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Title: Telling Tales: Exploring Narratives of Life and Law within the (Mock) Jury Room
Authors: Munro, Vanessa E.
Ellison, L. E.
First Published: 28-Apr-2014
Publisher: Wiley
Citation: Legal Studies, 2014, 35 (2), pp. 201-225
Abstract: Based on a findings of a simulation study in which 160 members of the public observed a mini rape trial re-enactment and were then asked to deliberate in jury groups towards a unanimous verdict, this paper explores the extent to which participants were able, and willing, to understand and apply judicial directions, and the legal tests or criteria contained therein. More specifically, it reflects on whether the additional provision of written directions in the jury room influenced the tone or direction of jurors' discussions, and illustrates the limited recourse made by participants to their contents, as well as their tendency to misinterpret or misapply them when they were relied upon. Having done so, this paper moves on to explore the reasons behind this limited impact, suggesting that fundamental tensions may exist between legal and lay imaginaries, such that jurors are reluctant to jettison their more natural inclinations to reach individual and collective verdicts on the basis of narrative constructions grounded in ‘common sense’ and ‘personal experience’.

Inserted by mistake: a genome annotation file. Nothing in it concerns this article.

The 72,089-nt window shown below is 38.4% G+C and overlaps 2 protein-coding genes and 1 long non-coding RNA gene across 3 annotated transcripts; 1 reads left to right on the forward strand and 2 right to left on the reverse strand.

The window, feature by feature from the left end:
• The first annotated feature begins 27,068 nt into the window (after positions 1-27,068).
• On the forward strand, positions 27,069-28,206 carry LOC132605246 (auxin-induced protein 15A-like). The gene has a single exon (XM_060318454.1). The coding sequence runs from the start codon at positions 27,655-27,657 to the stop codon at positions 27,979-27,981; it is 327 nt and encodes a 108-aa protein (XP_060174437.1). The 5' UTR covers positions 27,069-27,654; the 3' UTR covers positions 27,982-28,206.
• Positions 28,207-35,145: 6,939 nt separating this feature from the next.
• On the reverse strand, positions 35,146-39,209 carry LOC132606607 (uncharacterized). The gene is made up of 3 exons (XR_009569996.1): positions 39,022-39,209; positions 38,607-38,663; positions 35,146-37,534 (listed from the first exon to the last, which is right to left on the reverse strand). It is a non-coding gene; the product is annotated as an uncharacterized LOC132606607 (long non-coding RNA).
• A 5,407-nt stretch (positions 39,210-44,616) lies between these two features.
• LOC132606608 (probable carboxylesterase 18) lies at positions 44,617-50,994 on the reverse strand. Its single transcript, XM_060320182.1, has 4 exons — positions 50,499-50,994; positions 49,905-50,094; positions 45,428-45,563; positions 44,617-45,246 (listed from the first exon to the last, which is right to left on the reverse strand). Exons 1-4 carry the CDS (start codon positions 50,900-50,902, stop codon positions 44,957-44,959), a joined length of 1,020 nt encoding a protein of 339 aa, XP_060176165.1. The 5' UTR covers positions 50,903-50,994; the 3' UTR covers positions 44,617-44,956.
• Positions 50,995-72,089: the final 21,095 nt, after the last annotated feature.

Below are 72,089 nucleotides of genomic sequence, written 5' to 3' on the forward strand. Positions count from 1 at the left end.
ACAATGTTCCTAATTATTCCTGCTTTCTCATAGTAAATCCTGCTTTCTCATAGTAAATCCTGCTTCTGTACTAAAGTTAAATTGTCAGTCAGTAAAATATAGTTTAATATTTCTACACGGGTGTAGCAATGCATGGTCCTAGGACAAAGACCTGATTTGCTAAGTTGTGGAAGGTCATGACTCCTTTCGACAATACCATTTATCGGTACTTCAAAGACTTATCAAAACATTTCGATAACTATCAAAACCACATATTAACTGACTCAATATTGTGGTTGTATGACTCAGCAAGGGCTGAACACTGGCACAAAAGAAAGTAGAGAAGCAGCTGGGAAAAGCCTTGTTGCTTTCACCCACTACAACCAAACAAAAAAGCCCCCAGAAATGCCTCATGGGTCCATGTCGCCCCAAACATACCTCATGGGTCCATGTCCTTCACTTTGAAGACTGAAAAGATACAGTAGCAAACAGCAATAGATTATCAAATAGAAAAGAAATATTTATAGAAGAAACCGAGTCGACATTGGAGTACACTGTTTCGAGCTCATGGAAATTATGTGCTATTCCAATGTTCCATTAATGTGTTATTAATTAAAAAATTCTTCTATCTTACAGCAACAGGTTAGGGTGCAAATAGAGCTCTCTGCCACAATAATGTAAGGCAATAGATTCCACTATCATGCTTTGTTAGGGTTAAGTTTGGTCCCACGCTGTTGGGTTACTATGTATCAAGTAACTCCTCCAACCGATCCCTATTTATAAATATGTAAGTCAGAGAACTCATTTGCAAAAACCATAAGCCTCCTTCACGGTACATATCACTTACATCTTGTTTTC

DOI Link: 10.1111/lest.12051
ISSN: 0261-3875
eISSN: 1748-121X
Version: Post-print
Status: Peer-reviewed
Type: Journal Article
Rights: Copyright © 2014 The Society of Legal Scholars. This is the peer reviewed version of the following article: Ellison, L. and Munro, V. E. (2015), ‘Telling tales’: exploring narratives of life and law within the (mock) jury room. Legal Studies, 35: 201–225., which has been published in final form at doi: 10.1111/lest.12051. This article may be used for non-commercial purposes in accordance with Wiley Terms and Conditions for Self-Archiving.
Description: The file associated with this record is under a 24-month embargo from publication in accordance with the publisher's self-archiving policy, available at The full text may be available through the publisher links provided above.
Appears in Collections:Published Articles, School of Law

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